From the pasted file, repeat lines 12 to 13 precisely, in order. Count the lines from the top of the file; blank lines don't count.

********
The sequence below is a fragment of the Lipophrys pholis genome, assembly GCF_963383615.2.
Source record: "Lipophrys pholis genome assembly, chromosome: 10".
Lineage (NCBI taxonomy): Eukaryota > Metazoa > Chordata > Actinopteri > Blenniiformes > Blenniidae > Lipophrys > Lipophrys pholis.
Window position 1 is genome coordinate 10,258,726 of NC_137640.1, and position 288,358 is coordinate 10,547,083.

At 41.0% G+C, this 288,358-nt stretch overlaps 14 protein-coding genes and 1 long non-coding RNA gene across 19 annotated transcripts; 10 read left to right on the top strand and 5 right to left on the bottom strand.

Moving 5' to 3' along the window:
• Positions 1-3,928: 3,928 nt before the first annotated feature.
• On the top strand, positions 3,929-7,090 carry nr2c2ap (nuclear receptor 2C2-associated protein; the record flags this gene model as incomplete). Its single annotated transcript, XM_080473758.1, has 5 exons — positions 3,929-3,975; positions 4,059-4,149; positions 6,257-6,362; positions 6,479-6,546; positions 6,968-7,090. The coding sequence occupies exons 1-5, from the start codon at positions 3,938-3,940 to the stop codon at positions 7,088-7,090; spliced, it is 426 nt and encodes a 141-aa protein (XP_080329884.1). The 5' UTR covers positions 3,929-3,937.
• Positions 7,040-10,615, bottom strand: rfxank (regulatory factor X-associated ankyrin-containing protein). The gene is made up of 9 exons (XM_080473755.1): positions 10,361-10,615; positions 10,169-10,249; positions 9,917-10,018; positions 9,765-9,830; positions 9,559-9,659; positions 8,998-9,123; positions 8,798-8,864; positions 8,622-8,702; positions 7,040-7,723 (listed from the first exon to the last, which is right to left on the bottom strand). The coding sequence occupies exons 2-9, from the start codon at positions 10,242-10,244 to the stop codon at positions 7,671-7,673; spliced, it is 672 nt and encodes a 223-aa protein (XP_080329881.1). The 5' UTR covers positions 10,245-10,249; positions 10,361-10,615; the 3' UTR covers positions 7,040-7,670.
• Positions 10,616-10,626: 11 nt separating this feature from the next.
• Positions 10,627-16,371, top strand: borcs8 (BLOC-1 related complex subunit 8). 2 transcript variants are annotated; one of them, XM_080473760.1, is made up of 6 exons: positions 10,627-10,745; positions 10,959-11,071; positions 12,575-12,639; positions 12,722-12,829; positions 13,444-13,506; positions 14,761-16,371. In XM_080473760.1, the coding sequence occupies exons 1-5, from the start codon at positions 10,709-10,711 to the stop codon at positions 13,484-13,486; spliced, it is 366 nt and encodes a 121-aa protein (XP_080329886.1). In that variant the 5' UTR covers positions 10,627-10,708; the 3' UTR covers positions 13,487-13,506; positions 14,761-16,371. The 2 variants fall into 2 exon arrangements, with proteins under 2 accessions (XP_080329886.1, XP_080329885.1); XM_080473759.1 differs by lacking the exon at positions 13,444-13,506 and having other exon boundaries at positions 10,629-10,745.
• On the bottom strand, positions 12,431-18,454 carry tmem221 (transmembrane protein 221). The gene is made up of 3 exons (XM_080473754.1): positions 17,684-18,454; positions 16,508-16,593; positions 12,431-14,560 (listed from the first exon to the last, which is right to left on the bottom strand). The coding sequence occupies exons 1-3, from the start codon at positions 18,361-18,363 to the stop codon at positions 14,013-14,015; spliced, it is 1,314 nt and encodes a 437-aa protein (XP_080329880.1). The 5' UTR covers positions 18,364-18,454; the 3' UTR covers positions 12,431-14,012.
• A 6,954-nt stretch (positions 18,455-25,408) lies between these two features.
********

• On the bottom strand, positions 12,431-18,454 carry tmem221 (transmembrane protein 221). The gene is made up of 3 exons (XM_080473754.1): positions 17,684-18,454; positions 16,508-16,593; positions 12,431-14,560 (listed from the first exon to the last, which is right to left on the bottom strand). The coding sequence occupies exons 1-3, from the start codon at positions 18,361-18,363 to the stop codon at positions 14,013-14,015; spliced, it is 1,314 nt and encodes a 437-aa protein (XP_080329880.1). The 5' UTR covers positions 18,364-18,454; the 3' UTR covers positions 12,431-14,012.
• A 6,954-nt stretch (positions 18,455-25,408) lies between these two features.